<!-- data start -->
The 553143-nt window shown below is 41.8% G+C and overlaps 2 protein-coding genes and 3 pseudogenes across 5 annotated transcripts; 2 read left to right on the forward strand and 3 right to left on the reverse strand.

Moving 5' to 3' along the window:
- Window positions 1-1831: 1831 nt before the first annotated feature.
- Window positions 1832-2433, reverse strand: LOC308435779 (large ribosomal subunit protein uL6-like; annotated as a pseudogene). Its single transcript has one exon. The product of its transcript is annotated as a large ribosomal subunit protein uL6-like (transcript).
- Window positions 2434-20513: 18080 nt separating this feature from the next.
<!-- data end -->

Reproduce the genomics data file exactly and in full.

The 553143-nt window shown below is 41.8% G+C and overlaps 2 protein-coding genes and 3 pseudogenes across 5 annotated transcripts; 2 read left to right on the forward strand and 3 right to left on the reverse strand.

Moving 5' to 3' along the window:
- Window positions 1-1831: 1831 nt before the first annotated feature.
- Window positions 1832-2433, reverse strand: LOC308435779 (large ribosomal subunit protein uL6-like; annotated as a pseudogene). Its single transcript has one exon. The product of its transcript is annotated as a large ribosomal subunit protein uL6-like (transcript).
- Window positions 2434-20513: 18080 nt separating this feature from the next.